Aside from American doctors now being more likely to diagnose childhood mental illness, American teachers are much more likely to refer children for evaluation and medication. The common refrain is, “try it and let’s see what happens.” The picture is very different in Europe where children start school later, where play for younger children is more emphasized allowing them to expend energy, and where moving about during lessons is likely to be met with a sharp rebuke along the lines of “stop this silliness at once,” rather than a prescription for “speed.” Moreover, British and European children are actually getting more sleep than twenty years ago. This could explain why European rates of ADHD are so low. The seemingly endless rise of heavy duty drugs for American children also includes prescriptions for antipsychotic medications that have risen by seven-hundred percent over a sixteen-year period, meaning that American children are ninety-three times more likely to be on antipsychotics than European children. Either American children are being wrongly diagnosed, or there is something profoundly psychotic about contemporary American life.
If American children are increasingly spoilt and medicalized, it is perhaps little wonder that the great American dream is becoming the American nightmare. The reality is that children in the United States are starting to fall behind. The culture of disrespect and of moral ambiguity is aided by declining educational standards. In the education system there are three main problems. The first is an over investment in the fool’s gold of technology. Schools are awash with tablets and smart boards that cost a great deal and add little. The European countries with the best education systems have classrooms that are utilitarian and technology free, where children write with pens and read actual books, and the only thing the board is connected to is the wall. Not every developed country has bought into the hope of technological utopia. The second problem is low selectivity in teacher training. In Finland, getting into teacher training school is as selective and as prestigious as getting into medical school. In other European countries teachers are respected as a profession. In North America it’s difficult to imagine a doctor viewing a teacher as their intellectual and social equal. Added to these two problems is the value placed on education. American students are much less likely to graduate than other developed countries. They spend significantly less time studying than every single European country except Slovenia. Yet North American children have more over scheduled lives, being driven from one extracurricular activity to another. In contrast, European children study harder, but spend more time with their families, more time sleeping, more time eating healthy food, and less time on medication. There is still a culture of literature and scholarship. On his travels in Europe Dr. Leonard Sax was shocked at how literary and cultured tech workers were and that computer coders could speak multiple foreign languages. He wryly noted, “The Brits write technical documents as if they were English Literature majors.”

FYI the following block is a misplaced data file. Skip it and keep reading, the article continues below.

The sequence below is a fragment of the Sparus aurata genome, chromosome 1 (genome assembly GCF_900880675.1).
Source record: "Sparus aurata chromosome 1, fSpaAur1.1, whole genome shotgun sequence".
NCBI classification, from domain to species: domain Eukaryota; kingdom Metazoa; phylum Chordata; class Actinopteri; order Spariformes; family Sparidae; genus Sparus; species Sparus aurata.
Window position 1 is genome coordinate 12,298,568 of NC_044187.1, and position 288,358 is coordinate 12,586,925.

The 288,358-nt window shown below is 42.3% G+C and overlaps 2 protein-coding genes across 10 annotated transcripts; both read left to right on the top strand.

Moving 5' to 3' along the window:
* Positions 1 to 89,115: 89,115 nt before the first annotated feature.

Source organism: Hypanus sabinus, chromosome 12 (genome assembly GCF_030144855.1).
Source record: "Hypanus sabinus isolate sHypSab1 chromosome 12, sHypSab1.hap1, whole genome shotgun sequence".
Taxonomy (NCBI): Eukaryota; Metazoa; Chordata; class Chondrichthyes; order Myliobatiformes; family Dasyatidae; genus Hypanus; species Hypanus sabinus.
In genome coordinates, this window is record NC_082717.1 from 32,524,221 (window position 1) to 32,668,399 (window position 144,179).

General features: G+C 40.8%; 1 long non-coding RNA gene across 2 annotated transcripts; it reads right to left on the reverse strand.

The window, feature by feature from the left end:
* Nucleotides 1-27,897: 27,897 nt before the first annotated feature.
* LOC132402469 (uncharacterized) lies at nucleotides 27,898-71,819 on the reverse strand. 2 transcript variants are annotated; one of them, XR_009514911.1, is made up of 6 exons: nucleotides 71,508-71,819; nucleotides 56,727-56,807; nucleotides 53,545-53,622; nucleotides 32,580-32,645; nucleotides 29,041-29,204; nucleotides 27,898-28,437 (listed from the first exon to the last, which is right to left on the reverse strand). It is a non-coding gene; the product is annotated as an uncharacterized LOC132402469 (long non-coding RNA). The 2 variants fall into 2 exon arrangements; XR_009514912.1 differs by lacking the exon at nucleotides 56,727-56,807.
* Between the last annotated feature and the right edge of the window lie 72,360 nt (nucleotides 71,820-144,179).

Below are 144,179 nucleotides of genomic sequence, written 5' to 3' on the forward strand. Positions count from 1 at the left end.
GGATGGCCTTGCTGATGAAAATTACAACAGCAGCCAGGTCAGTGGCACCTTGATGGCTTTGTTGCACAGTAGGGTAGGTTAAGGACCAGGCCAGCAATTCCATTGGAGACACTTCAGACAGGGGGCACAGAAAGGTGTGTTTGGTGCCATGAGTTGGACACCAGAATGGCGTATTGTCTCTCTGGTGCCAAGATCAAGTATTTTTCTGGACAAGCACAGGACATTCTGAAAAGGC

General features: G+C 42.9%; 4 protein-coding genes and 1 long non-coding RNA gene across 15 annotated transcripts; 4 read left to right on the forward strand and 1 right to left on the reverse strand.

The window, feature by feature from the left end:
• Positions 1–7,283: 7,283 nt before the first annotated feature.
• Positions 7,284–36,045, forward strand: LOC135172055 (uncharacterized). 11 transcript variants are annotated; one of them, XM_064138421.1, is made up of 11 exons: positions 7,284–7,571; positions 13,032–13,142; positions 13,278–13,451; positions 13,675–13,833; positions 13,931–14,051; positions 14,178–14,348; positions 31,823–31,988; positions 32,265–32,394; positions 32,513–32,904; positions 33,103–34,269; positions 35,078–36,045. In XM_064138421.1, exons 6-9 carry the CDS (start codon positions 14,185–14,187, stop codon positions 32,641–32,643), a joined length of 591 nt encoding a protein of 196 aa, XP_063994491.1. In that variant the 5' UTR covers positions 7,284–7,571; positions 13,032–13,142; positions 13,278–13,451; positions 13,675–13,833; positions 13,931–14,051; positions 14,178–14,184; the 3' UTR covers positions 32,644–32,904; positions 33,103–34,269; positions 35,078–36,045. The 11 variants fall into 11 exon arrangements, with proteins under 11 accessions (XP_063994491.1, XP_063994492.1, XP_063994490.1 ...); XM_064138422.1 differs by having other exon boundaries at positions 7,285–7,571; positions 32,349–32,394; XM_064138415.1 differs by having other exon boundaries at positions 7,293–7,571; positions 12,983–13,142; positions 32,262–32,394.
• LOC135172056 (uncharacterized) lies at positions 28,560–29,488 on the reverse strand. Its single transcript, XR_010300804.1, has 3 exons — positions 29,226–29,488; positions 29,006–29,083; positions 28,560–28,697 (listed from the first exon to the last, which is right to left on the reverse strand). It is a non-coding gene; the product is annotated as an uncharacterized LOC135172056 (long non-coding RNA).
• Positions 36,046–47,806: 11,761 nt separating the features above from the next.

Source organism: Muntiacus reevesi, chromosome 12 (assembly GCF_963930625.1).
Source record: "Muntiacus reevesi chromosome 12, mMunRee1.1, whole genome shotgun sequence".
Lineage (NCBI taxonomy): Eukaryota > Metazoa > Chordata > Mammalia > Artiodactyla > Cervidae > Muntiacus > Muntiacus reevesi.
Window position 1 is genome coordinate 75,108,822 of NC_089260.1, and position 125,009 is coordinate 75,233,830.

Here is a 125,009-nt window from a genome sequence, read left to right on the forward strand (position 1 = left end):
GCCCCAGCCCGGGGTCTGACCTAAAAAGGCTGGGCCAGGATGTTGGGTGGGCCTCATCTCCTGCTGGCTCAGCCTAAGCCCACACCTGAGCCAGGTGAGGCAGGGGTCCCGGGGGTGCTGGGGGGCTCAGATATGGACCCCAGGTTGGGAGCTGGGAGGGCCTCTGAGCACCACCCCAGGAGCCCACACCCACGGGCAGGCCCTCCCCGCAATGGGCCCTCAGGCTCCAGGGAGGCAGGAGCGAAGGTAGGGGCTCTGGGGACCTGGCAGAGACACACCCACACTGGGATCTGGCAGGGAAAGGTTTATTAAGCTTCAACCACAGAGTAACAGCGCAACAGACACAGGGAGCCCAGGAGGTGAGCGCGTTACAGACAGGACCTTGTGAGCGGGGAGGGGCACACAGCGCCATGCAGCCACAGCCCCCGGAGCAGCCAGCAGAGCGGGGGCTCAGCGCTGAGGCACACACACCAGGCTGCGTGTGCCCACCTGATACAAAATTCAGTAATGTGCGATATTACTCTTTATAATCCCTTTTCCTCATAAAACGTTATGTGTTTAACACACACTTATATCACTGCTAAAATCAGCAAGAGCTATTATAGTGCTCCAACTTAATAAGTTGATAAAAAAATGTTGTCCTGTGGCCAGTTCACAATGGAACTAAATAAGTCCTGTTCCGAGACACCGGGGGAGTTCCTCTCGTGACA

With this onslaught North American children are increasingly fragile. There is an innate assumption of greatness among recent generations of children and young adults. This assumption has been nurtured then promoted by parents and teachers. The child is told how brilliant they are, how clever they are, how wonderful they are. With these assumptions inculcated from an early age children are not ready for failure. When teenagers eventually fail tests anxiety and depression soon follow, there is little inner strength. Young men lacking in inner strength are particularly vulnerable, retreating into the safety of video games and the internet if real life isn’t turning out so great.
One of the main reasons for this fragility is the breaking of bonds across generations. Parents are too busy. Grandparents often live far away, as do other extended family members. Local communities with shared values have broken down. With this breaking of bonds there are few people to show children that there should be a willingness to fail, followed by hard work, further learning, a reattempt, renewed strength at a task, then eventually success. These are life’s lessons that train a child. Simply telling a child they are intrinsically wonderful dooms them to failure. To be sure they need unconditional love, but praise of the actual process of the work, rather than praising their innate greatness, is what benefits them.
This generational bond is so fundamental to raising your children. With the nomadic lives many people now live it is true that grandparents might live many miles away. This doesn’t stop parents fighting to spend every moment with their child in order to loosen the bondage of technological devices or the pull of peer-group pressure. In Switzerland elementary schools have a two-hour lunch break such that a child can lunch with one of their parents. In the Netherlands schools close on Wednesday afternoons, with employers giving employees Wednesday afternoons off to spend with their children. These policies might not be attainable in North America, but they show the importance of spending time with your children whenever you can. This time should be spent doing things together, even meaningless things. It could mean lying on the grass staring at the sky together, walking to the store, and especially having dinner together. It could mean hiking or cycling. It could mean a craft. It doesn’t mean doing more scheduled educational activities or teaching. It certainly doesn’t mean yet more urban shopping trips that further emphasize a shallow consumer culture wherein success is measured by spending power, possessions, and occupation. This quality time weans the child from peer pressure and helps them to learn values spanning generations.